UWM architecture students reach for the sky at international design competition
The UWM School of Architecture and Urban Planning is consistently ranked as one of the top architecture schools in the country, and students pursuing one of the school's various degree programs have no better classroom than the city of Milwaukee itself – an historically illustrious, immigrant-built metropolis with architectural landmarks like City Hall and the Pabst Mansion.
But this spring, five students working under the direction of architect and UWM professor Matthew Jarosz are expanding their horizons a bit – namely, to Beijing, China.
Shanell Knight, Gerry Bauer, Darrin Pfaff, James Wall and Matthew Dorman have formed the mock architecture studio [Re]-Flex Design Group to compete in the Mock Firms International Design Competition, a Chicago-based competition which challenges students to create a simulated "mega-tall" mixed-use skyscraper over 600 meters high to adorn the Beijing skyline.
The [Re]-Flex Design Group will represent Milwaukee and go up against students from the U.S. and Europe as they pitch their design to industry professionals in Chicago in May.
"The skyscraper, to me, is the ultimate design that an architect can achieve," says Darrin Pfaff. "Nothing catches the eye more than towers that reach for the sky and defy gravity."
"I chose this competition because it was unlike any other project that we have worked on as undergraduates," says Shanell Knight. "We have never had the opportunity to work on a large-scale commercial project that focused on a firm's coordination, team participation, building sustainability, versatility and functionality."
To create their entry design, the students studied the current 20 tallest buildings in the world and researched Chinese architectural and cultural history. Their result? Two 850-meter buildings, taller than any current building in existence. The towers are mirror images of each other and wrap around an outdoor space in a modern take on the ancient Chinese garden.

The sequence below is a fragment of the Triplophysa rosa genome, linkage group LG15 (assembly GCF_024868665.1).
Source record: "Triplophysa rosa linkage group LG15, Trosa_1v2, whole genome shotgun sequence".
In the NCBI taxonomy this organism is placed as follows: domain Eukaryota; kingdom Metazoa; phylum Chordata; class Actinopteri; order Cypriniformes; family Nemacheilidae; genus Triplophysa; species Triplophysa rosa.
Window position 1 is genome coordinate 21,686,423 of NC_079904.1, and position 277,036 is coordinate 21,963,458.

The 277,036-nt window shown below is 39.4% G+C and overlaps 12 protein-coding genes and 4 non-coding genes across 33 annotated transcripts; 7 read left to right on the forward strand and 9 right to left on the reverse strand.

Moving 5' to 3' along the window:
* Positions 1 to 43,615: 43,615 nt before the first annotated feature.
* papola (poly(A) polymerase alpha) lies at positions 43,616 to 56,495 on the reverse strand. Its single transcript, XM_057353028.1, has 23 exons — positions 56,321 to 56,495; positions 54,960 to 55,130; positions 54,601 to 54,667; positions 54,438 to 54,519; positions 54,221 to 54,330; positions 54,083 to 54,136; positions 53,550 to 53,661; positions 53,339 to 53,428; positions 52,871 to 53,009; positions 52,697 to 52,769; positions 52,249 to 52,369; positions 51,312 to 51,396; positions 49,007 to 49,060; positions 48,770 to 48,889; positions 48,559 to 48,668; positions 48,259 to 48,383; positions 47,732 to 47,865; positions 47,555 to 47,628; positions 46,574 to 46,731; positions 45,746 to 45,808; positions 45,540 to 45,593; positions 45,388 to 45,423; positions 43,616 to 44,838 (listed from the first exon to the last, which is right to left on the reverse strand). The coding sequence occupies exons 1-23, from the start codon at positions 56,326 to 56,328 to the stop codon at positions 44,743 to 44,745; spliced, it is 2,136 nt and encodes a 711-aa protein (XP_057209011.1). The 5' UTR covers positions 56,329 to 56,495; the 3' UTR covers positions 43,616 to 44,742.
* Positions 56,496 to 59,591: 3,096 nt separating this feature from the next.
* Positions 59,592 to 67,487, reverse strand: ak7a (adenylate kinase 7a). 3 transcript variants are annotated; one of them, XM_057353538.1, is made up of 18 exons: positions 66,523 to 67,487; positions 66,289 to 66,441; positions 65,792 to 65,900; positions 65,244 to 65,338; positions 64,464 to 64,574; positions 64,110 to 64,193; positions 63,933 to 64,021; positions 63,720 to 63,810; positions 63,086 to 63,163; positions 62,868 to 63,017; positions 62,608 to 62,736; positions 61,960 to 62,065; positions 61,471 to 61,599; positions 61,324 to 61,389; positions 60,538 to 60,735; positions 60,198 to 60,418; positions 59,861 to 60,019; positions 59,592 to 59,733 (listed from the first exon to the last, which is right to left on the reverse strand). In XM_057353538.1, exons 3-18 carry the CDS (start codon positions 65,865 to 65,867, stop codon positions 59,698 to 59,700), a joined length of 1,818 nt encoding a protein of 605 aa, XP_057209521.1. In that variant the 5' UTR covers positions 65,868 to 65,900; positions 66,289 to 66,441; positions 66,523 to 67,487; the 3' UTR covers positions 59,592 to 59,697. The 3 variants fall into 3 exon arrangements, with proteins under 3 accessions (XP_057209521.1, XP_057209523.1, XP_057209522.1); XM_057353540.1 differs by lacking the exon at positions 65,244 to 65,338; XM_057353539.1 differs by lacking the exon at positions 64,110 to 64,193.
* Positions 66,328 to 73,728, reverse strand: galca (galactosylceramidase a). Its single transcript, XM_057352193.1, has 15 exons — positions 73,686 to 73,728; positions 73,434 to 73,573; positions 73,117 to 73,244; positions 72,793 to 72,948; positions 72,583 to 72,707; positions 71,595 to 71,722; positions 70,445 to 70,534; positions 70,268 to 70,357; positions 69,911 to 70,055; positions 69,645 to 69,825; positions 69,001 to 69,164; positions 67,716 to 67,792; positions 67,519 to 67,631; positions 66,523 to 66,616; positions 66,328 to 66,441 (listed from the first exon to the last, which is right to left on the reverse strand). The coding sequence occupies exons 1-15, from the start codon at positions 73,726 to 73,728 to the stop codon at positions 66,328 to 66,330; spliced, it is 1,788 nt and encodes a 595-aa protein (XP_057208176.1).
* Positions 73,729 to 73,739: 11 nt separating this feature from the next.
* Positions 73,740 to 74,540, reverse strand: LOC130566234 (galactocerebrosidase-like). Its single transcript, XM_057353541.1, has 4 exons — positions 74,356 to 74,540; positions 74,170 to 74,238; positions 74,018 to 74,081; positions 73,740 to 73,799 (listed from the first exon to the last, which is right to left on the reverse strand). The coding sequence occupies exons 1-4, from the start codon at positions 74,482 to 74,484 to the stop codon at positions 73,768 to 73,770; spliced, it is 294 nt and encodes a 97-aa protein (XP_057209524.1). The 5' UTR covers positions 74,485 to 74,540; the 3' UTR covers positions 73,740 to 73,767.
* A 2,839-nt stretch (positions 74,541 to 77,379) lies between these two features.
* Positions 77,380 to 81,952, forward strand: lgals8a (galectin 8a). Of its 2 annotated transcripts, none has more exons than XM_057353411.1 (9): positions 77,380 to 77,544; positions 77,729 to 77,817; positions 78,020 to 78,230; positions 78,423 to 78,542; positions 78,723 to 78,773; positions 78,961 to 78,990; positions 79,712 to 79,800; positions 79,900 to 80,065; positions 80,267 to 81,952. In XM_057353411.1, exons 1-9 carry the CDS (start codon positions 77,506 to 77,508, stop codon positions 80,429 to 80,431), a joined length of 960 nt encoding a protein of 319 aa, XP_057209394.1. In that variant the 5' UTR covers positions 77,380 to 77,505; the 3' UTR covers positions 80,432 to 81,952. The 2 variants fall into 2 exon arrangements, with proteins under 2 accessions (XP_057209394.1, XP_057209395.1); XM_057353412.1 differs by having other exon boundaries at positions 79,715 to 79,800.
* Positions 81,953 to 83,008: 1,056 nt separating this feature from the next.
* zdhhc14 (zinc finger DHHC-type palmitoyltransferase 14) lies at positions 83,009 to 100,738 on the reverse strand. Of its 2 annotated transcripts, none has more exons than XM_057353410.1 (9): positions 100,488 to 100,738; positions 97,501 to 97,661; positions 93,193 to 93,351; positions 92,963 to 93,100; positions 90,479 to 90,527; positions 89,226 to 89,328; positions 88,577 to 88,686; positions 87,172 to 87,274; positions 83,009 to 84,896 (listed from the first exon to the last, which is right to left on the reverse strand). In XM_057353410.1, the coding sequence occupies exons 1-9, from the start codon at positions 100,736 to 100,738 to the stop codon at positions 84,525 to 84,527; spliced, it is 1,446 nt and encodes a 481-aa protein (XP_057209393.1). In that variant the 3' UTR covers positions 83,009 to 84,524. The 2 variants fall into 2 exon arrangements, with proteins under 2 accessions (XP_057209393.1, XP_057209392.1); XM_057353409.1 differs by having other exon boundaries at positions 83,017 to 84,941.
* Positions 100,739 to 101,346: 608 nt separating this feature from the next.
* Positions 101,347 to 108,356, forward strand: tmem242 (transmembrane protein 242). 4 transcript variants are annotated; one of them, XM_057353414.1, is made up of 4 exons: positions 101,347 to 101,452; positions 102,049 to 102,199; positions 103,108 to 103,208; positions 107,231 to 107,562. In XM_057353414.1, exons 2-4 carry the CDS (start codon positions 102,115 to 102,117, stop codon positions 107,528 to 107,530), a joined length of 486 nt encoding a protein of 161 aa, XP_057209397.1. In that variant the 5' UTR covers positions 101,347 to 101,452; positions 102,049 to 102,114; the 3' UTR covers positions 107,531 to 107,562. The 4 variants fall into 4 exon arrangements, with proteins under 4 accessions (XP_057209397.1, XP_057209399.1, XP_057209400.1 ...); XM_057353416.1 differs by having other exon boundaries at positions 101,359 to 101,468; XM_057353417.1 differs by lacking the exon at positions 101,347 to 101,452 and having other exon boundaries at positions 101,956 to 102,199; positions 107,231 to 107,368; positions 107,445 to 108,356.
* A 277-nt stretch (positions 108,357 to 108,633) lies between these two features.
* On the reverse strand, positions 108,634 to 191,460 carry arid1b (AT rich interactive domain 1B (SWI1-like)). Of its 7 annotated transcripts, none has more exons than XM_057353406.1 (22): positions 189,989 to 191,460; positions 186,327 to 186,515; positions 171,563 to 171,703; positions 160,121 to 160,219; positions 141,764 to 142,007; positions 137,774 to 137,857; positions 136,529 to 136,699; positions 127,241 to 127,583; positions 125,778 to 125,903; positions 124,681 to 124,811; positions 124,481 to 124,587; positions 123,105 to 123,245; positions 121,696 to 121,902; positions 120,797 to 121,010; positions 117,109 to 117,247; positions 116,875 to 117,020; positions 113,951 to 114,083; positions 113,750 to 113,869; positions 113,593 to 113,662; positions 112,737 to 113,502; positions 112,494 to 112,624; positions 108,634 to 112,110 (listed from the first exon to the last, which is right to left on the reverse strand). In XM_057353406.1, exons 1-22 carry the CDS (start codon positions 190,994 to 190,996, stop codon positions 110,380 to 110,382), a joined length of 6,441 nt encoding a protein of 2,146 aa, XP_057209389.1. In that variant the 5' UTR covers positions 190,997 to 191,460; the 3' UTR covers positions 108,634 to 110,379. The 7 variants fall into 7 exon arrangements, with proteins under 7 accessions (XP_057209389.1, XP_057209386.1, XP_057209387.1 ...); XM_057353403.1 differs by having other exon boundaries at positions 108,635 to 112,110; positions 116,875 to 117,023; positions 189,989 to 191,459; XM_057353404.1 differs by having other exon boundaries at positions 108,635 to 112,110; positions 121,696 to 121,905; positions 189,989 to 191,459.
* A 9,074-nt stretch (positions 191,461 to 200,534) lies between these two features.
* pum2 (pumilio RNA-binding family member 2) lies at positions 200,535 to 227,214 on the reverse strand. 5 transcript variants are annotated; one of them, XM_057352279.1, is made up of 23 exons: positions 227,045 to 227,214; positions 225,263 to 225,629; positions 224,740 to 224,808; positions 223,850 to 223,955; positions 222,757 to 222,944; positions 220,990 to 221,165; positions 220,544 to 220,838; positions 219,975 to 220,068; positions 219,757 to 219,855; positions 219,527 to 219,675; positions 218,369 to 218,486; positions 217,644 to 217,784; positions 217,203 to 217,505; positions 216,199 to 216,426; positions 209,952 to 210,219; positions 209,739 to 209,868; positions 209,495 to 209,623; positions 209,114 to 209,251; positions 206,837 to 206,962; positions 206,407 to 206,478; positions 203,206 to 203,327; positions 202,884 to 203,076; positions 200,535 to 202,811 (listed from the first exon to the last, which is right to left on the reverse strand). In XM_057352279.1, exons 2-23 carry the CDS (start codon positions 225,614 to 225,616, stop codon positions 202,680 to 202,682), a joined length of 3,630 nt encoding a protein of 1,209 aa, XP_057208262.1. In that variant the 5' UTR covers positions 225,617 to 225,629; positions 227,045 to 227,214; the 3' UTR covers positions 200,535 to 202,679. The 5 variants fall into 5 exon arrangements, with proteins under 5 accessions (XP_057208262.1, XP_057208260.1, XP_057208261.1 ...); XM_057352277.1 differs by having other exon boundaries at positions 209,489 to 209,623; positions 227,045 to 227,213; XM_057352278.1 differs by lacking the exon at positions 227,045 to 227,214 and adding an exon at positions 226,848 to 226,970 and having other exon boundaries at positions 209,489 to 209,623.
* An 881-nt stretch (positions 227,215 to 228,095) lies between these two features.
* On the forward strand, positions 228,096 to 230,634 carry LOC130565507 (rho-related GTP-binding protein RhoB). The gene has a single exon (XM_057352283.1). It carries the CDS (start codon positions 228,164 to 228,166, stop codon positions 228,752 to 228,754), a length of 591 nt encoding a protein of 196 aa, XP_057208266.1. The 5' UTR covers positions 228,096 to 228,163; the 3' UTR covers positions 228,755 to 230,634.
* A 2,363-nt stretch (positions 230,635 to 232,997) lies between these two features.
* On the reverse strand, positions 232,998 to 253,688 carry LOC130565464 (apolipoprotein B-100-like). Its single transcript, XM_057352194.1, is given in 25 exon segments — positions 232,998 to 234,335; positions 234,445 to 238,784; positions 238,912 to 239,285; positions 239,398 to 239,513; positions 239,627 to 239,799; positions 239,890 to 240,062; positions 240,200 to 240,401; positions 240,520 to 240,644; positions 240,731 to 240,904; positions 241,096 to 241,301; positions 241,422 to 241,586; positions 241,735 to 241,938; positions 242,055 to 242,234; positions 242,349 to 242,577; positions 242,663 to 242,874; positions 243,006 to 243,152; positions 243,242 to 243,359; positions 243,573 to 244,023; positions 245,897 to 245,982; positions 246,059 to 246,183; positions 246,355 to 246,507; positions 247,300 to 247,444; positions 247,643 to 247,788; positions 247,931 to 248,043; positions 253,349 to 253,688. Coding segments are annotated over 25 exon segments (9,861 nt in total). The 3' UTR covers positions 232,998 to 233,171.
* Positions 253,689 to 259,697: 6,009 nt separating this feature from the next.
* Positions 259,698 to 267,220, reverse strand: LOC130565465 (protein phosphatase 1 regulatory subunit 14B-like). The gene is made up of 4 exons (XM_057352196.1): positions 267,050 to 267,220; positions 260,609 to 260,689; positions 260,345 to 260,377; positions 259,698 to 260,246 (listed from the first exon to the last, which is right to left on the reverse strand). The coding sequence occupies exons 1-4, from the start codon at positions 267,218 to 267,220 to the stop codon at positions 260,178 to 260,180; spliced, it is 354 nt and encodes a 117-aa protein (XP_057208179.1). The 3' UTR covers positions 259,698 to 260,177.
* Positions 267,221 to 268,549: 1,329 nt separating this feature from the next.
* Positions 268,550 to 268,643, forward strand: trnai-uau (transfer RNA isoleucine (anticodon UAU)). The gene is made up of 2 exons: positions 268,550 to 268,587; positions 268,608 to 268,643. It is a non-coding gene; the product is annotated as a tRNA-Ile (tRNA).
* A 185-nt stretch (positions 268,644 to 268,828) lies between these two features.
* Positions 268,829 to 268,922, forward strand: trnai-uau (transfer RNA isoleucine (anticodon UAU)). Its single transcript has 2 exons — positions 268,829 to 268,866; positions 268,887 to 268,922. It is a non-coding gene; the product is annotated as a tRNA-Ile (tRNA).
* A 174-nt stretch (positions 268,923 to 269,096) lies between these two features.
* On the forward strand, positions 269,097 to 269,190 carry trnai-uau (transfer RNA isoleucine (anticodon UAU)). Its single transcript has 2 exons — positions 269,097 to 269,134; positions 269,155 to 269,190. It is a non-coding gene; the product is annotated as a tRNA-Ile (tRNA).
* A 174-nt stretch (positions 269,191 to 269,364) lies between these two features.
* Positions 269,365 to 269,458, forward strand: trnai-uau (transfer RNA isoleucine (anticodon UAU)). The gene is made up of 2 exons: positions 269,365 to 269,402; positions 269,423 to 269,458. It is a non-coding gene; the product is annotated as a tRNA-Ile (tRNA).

The skyscrapers feature office, commercial and residential spaces, as well as atriums and a skydeck. The courtyard is bisected by the axis of the Forbidden City, an ancient Beijing icon.
The building's southern orientation is meant to glorify the sun's path, and the students have incorporated native plants for water retention, shading and aesthetic value.
"Our skyscraper must work with nature," says Gerald Bauer. "Though this seems obvious in approaching any design, in the historical breadth of the skyscraper, it has been notoriously absent."
Learning to be architects in the historic Milwaukee environment has made an impact on the students. Aware that the city's rich architectural history is often at odds with the principals of development and progress, the [Re]-Flex sought to address what they call China's "historical preservation crisis," citing the demolition of historically relevant communities to accommodate the 2008 Summer Olympics.
"This principle of respect for history is largely applicable in Milwaukee, where our architectural heritage is so rich," says Gerald Bauer. "I hope to be a practicing architect in the city, and while designing a 2,800-foot building is in reality a staggering undertaking, many principles still apply to practicing in Milwaukee's finer urban scale."
"Milwaukee's such a great example of a place with historic sites," says James Wall. "I've found ways to incorporate those research techniques when designing buildings here."
The team will present its project – which includes a YouTube video, a Flickr page, Twitter page, Facebook page, and 4'6" model – in Chicago May 3 and 4.
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